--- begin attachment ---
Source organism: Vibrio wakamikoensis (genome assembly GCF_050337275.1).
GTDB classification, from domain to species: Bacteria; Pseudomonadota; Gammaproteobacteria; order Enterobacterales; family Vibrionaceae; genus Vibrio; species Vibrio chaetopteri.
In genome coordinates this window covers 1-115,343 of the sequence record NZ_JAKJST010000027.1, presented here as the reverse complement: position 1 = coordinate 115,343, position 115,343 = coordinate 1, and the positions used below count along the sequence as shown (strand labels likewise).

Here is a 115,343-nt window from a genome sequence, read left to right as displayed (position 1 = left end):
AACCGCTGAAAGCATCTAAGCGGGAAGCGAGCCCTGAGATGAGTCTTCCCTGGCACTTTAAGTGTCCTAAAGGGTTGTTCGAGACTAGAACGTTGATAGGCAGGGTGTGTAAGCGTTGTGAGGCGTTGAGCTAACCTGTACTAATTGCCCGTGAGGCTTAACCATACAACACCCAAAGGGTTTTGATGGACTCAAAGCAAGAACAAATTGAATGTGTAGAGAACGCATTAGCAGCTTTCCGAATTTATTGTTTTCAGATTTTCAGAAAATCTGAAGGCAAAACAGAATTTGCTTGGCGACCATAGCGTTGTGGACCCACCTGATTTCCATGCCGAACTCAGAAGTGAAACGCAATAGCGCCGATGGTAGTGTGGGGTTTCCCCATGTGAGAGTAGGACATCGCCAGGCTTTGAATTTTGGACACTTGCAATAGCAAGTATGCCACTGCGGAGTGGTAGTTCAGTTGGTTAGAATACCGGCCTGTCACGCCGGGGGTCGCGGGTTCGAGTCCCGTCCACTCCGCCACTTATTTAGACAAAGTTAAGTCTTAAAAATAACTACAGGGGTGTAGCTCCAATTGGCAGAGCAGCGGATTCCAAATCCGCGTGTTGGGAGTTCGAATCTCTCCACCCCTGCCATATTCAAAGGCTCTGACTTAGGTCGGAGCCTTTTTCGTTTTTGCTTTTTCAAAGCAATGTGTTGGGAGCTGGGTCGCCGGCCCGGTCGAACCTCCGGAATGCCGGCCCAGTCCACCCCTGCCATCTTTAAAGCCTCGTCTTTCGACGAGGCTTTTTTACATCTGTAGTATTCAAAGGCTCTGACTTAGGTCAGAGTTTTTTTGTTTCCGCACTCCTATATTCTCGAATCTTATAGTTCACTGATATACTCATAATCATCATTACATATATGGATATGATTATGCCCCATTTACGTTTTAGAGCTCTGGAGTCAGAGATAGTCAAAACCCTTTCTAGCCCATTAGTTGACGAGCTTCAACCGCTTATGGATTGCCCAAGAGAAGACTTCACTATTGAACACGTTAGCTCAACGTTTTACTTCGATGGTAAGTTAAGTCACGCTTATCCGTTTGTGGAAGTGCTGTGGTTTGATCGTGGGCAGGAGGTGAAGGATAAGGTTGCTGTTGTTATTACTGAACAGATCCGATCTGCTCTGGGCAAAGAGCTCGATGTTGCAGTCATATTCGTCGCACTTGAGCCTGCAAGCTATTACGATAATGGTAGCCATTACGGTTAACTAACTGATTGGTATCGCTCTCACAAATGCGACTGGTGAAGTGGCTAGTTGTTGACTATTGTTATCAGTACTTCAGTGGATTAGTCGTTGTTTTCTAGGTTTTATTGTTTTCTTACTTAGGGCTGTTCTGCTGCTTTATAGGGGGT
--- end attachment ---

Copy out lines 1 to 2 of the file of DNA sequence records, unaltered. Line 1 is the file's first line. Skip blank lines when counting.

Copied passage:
Source organism: Vibrio wakamikoensis (genome assembly GCF_050337275.1).
GTDB classification, from domain to species: Bacteria; Pseudomonadota; Gammaproteobacteria; order Enterobacterales; family Vibrionaceae; genus Vibrio; species Vibrio chaetopteri.